Our Stance: April II

18/04/2019

Welcome to your next installment of Our Stance, an irregular - but hopefully welcome - insight into the views of the Strategy and Insight Team. Do give us a shout if there’s anything you’re keen to hear more about. Or if we’ve said something you disagree with. We love a wee fight.

The Strategy and Insight Team Strategy and Insight Edinburgh social media television
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This isn't the end, it's just the start of something new?
by Hannah Buchan and Maddy Sim

Last week Lush announced they were ‘switching up social’. The lovely Hannah, Account Manager at iProspect, suggested we have our say – and so this week you’ve been treated to a guest post.

https://twitter.com/LushLtd/status/1115147751648571392

 

Hannah Buchan 

I think this is a bizarre move from a company already struggling with its brand image post that “Anti-Spy Cops” campaign.  Perhaps their lifelong fans will be happy to engage with Lush on their owned platforms, but as someone who hasn’t bought anything from them since some bath bombs in 2005, I can’t see myself actively hunting them down on these platforms, particularly when one has “Access by Invitation Only” blazoned on the homepage.

Now that I can’t get hold of Stylist magazine weekly, and GlamourMagazine.co.uk has gone completely down the pan, I rely on Instagram for new product launches, and on blogs from the few that I follow on BlogLovin. If influencers can no longer @Lush in their posts & stories, even if the products weren’t gifted or a paid partnership, then I’m highly unlikely to go track down a product on another platform, or trawl through their website.  I don’t follow that many brands on Instagram, but those that I do have been introduced to me through other people on Instagram. Perhaps some of this was paid for, but not at a huge cost. 
 
With Instagram launching Shopping on Instagram, it seems like a missed opportunity for Lush not to be in this space.  They will be missing out on a huge potential new audience, and with so many consumers ditching the single-use plastic, Lush are the brand people should be turning to.  They’ve been ahead of the sustainability curve for years, with around half their products having no packaging.  But if they aren’t using organic social media well, with sharable and exciting content, then I’m sure someone else will pop along and be the poster brand for sustainable beauty.

 

Maddy Sim

I love the ‘I’m leaving social media’ social media post. From friends, you can usually count on them about 2 months after a break-up. They’re often followed by some ‘u ok huns’, and then a triumphant return a few months later (hiya Moira).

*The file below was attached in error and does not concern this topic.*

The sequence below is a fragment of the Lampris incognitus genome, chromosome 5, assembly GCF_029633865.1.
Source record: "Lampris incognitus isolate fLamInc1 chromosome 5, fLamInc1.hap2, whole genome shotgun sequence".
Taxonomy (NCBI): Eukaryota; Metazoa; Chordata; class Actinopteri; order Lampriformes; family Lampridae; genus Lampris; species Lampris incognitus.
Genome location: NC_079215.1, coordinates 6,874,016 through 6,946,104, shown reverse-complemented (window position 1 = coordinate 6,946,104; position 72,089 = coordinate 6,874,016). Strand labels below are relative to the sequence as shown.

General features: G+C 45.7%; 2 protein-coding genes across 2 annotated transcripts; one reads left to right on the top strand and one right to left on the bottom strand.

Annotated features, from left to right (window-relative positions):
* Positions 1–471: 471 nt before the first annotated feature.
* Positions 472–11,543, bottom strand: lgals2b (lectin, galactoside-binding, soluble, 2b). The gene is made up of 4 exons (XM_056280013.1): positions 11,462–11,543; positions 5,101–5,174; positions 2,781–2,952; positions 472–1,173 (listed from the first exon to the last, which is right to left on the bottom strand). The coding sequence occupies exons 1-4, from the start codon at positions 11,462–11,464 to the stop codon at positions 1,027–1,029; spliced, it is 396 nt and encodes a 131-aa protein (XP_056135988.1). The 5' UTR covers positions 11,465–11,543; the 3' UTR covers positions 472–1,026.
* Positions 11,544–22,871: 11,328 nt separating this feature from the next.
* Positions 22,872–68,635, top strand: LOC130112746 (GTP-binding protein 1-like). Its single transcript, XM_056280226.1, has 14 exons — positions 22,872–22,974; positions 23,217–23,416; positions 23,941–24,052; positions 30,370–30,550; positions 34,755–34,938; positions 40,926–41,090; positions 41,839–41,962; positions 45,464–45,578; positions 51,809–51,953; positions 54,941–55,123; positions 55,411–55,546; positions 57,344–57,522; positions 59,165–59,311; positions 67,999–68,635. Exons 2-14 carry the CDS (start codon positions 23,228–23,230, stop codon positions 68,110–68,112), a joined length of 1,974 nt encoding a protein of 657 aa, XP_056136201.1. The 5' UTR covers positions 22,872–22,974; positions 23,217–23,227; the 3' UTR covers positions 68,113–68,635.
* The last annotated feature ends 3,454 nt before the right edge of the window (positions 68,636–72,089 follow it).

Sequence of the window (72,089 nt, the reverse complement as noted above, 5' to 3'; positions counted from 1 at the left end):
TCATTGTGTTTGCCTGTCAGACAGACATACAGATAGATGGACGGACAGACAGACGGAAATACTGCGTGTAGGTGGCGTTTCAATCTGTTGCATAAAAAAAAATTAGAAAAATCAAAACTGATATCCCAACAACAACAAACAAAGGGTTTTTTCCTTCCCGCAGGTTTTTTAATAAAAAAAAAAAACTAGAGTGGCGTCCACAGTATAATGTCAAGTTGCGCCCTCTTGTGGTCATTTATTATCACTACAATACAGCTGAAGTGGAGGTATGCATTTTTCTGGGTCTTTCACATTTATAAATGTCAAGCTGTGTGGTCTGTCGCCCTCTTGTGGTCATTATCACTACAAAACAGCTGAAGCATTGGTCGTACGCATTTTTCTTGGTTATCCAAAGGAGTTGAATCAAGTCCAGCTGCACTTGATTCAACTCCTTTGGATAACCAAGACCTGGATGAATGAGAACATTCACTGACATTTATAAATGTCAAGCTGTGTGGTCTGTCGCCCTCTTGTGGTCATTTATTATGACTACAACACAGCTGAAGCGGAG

You don’t usually get them from brands, so in that regard Lush is a trendsetter. This time, there was a distinct lack of ‘u ok huns’. In fact, many were quick to pile on the brand. Since the Lush #paidtolie campaign, an oddly incongruous campaign about undercover police, there’s a general feeling that Lush just isn’t getting it right. Their (fairly dramatic) exit post (‘This isn’t the end, it’s just the start of something new’) seemed another step in that direction.

I’d posit that it might have worked had it come from another brand, one without a recent social backlash. Social media isn’t exactly steeped in positive coverage right now, so a brand that distances itself from the social flogging of wares might expect a pat on the back. It’s not just the privacy scandals – it’s the endless scrolling of influencer content, sponsored posts, unachievable imagery and trolling.

However, here’s where Lush’s strategy doesn’t make sense to me. They might be shutting down their owned handles and profiles, but instead they’re focusing on influencer marketing, under #LushCommunity. By doing so, they’re removing one of the most useful functions of social media – publicly shaming a brand into fielding your complaint – but doubling down on using it as a promotional vehicle.

So I’m siding with the angry(ish) hordes here. Doesn’t feel like the best of moves.

 

A note on social media. And my need for a Fleabag fix
by Maddy Sim

Now, publicly shaming brands isn’t the only useful function social media offers. I was reminded of the true magic of social last week and I offer it up here as a counter-balance to my usual negativity. As the final episode of Fleabag drew to a close last week I was left, slightly stunned and desolate, to turn to Twitter.

I fell down a Twitter #fleabag hole. The watercooler of today, but with the bonus feature of being able to skip the weather-and-weekend based office chat and get straight to the topic at hand. I was fed additional content (anything Phoebe Waller-Bridge makes my heart skip), I rewatched the best bits, and – of course – got everyone’s opinion on whether or not you should fancy the priest.

 

I don’t always bang the drum for social media, but last Monday I couldn’t get enough.

 

Thanks for reading this edition of Our Stance! If you have any ideas or topics you'd like us to cover, please let us know.

 

The Strategy and Insight Team Strategy and Insight Edinburgh social media television
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